Thinking about your mother-in-law.
And maybe the way she talks too loud
Or repeats herself when she gets excited.
Or maybe you hate
your children love her
more than they do you.
‘Cause usually men don’t understand
that to their child,
“that woman” is also their mother.
There is no distinction.
If you listen to us,
you would hear that when we say,
“I don’t want to become my mother,”
what we are really saying is
“I want to be like my mother never had the chance to be.”
Or maybe even,
“I want to be like my father never let her be
or even understood she was.”
Because when we say,
“I will not become my mother,”
What we are really saying is,
“I will leave you
if you buy me a big, square house
in the ‘burbs
and especially if you present it to me
like we’re a match made in heaven.”
We are saying,
“Who are you?”
“Do you even know who I am?!”
What we are really saying is,
“As bad a mother as you may think I am for it,
are just my children.
And not my dreams.”
I would’ve been about seven
the first time I saw my mother on stage.
It took me seven years to realize who she was.
When I say, “I will not become my mother,”
What I am really saying is,
“I am my mother’s dreams.
I can’t afford to fail.”
She was our mother,
I loved that, but damn,
she could’ve really been something.
When I say, “I will not become my mother,”
What I am saying is,
“I am going to be.
I will be.
What my mother was.
Before the world and his dog told that girl to stop.”
And I am saying,
“If you love me,
then when I say,
‘I will not become my mother,’
and be frickin’ smart about it.”
It’s from this episode (iTunes link; poem at 25:40) and I copied it while listening to it, so apologies to Maxine Clark if the punctuation or line breaks are all kinds of wrong.
The best part of the countdown to the War on Christmas each year is, in my estimation, Secret Santa Can Suck It, organized by the Caretaker over at Shadow Manor. It’s a virtual gift swap which means that money is no object—one is only limited by one’s imagination. And possibly by how well one knows (or doesn’t know) the recipient.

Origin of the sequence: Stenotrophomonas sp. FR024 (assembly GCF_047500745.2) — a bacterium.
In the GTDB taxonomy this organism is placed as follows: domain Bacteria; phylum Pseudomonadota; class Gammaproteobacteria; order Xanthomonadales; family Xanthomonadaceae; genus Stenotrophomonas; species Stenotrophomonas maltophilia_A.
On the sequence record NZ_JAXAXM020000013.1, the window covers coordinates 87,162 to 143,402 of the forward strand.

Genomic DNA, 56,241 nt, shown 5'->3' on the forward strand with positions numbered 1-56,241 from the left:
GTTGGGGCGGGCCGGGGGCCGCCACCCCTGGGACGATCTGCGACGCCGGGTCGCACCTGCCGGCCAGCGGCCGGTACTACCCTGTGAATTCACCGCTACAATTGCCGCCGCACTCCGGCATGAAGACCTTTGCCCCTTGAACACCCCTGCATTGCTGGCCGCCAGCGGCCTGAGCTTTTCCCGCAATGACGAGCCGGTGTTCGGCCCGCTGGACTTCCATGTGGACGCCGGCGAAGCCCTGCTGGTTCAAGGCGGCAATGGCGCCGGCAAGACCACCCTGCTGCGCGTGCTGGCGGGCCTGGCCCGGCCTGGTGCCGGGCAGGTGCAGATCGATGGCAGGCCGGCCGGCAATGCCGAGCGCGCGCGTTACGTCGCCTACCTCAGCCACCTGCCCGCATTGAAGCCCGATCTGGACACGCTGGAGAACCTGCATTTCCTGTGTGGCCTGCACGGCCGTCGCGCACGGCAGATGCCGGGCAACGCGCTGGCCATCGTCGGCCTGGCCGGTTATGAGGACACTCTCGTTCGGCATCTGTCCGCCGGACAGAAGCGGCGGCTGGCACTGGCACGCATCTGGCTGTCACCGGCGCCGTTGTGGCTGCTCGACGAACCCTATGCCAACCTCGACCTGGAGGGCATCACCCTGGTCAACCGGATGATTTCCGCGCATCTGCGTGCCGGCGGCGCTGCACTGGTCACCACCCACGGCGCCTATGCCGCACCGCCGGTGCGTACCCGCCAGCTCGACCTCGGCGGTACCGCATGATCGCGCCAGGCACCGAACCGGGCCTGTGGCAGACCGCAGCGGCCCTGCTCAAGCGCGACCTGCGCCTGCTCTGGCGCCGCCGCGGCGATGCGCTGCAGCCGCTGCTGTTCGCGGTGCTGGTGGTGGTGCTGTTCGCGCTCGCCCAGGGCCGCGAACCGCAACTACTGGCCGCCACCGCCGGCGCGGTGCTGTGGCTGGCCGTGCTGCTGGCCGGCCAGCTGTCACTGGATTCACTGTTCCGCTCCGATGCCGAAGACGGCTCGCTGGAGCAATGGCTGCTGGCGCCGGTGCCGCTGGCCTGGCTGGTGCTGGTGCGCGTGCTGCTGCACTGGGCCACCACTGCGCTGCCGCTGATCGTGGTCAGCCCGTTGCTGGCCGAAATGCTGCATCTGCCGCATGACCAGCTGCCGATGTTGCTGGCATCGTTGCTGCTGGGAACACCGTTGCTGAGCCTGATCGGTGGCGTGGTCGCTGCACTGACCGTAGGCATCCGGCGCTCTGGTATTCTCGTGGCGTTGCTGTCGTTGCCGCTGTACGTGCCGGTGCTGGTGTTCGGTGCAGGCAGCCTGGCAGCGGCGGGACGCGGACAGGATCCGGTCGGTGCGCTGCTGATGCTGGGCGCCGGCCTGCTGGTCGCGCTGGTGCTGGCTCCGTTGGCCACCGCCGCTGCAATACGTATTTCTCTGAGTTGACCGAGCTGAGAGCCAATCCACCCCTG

This year I was super excited because I drew the Caretaker herself! (She had me one year and I got a Cthulhu makeover, eeeeee!) I immediately began scheming about what I was going to get her. Muahaha. Continue reading →
I have just discovered Macklemore, an extremely irreverent musician who walks the line between hiphop and nerdcore. (I recently tweeted his Thrift Shop, which is simultaneously Ke$ha’s fashion anthem, my approach to steampunk, and an indictment of corporate fashion culture. So…yeah.) I think what I love most about his stuff is that he’s having so much fun!!!, which makes it so much fun to listen to.
[Aside that will be relevant to readers of MoF: Macklemore did an amazing piece called Same Love in advance of the vote on Referendum 74, which eventually legalized marriage equality in the State of Washington. It's a beautiful song: I cried.]
Happy Armistice Day. Today in 1918, we celebrated the end of the slaughter of millions of boys and young men, and non-combatants of all ages. Here’s to the hope that someday humanity will outgrow this children’s crusade. I’ll be commemorating this day with a moment of silence at “the 11th hour on the 11th day of this 11th month.”
I also respect American veterans today. I’m grateful to those who have sacrificed and those who are willing to place their lives on the line. I honor them by speaking out and holding our leaders to the highest standards, so that no one has to lose their life or health or sanity to further the avarice and vain ambition of a few.
Our soldiers deserve our political participation and our unrelenting vigilance–they’ve pledged themselves to defend these. Let’s not dishonor them with our uncaring acquiescence.